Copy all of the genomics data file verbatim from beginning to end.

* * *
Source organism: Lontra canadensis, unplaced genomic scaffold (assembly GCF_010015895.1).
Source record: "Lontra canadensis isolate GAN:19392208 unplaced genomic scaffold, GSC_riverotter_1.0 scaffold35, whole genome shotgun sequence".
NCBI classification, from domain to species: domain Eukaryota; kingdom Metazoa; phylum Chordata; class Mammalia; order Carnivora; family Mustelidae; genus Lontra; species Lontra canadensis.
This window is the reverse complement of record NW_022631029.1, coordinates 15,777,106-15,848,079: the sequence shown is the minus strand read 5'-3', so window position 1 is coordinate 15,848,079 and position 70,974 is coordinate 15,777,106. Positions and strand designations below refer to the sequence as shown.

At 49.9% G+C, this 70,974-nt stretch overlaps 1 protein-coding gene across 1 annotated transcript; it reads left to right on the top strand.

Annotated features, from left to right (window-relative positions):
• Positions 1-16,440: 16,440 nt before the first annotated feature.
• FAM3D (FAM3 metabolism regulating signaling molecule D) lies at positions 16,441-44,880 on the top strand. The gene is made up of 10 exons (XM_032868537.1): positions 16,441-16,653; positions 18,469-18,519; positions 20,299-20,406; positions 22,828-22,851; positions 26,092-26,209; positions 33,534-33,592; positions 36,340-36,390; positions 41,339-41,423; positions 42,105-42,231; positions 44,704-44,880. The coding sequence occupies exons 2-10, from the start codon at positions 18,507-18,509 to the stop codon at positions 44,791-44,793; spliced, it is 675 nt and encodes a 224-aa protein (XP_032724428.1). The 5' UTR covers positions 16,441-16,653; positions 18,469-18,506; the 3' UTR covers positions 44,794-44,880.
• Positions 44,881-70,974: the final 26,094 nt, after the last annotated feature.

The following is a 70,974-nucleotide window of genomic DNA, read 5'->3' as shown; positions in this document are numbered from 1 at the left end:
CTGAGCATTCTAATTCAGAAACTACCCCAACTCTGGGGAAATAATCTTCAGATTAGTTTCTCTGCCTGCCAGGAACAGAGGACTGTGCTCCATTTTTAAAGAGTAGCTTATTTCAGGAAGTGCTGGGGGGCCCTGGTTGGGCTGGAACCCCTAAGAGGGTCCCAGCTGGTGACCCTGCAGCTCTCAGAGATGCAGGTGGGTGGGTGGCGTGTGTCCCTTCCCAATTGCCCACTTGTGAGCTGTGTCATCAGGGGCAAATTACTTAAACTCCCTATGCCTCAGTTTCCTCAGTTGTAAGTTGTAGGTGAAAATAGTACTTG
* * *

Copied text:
Source organism: Lontra canadensis, unplaced genomic scaffold (assembly GCF_010015895.1).
Source record: "Lontra canadensis isolate GAN:19392208 unplaced genomic scaffold, GSC_riverotter_1.0 scaffold35, whole genome shotgun sequence".
NCBI classification, from domain to species: domain Eukaryota; kingdom Metazoa; phylum Chordata; class Mammalia; order Carnivora; family Mustelidae; genus Lontra; species Lontra canadensis.
This window is the reverse complement of record NW_022631029.1, coordinates 15,777,106-15,848,079: the sequence shown is the minus strand read 5'-3', so window position 1 is coordinate 15,848,079 and position 70,974 is coordinate 15,777,106. Positions and strand designations below refer to the sequence as shown.

At 49.9% G+C, this 70,974-nt stretch overlaps 1 protein-coding gene across 1 annotated transcript; it reads left to right on the top strand.

Annotated features, from left to right (window-relative positions):
• Positions 1-16,440: 16,440 nt before the first annotated feature.
• FAM3D (FAM3 metabolism regulating signaling molecule D) lies at positions 16,441-44,880 on the top strand. The gene is made up of 10 exons (XM_032868537.1): positions 16,441-16,653; positions 18,469-18,519; positions 20,299-20,406; positions 22,828-22,851; positions 26,092-26,209; positions 33,534-33,592; positions 36,340-36,390; positions 41,339-41,423; positions 42,105-42,231; positions 44,704-44,880. The coding sequence occupies exons 2-10, from the start codon at positions 18,507-18,509 to the stop codon at positions 44,791-44,793; spliced, it is 675 nt and encodes a 224-aa protein (XP_032724428.1). The 5' UTR covers positions 16,441-16,653; positions 18,469-18,506; the 3' UTR covers positions 44,794-44,880.
• Positions 44,881-70,974: the final 26,094 nt, after the last annotated feature.

The following is a 70,974-nucleotide window of genomic DNA, read 5'->3' as shown; positions in this document are numbered from 1 at the left end:
CTGAGCATTCTAATTCAGAAACTACCCCAACTCTGGGGAAATAATCTTCAGATTAGTTTCTCTGCCTGCCAGGAACAGAGGACTGTGCTCCATTTTTAAAGAGTAGCTTATTTCAGGAAGTGCTGGGGGGCCCTGGTTGGGCTGGAACCCCTAAGAGGGTCCCAGCTGGTGACCCTGCAGCTCTCAGAGATGCAGGTGGGTGGGTGGCGTGTGTCCCTTCCCAATTGCCCACTTGTGAGCTGTGTCATCAGGGGCAAATTACTTAAACTCCCTATGCCTCAGTTTCCTCAGTTGTAAGTTGTAGGTGAAAATAGTACTTG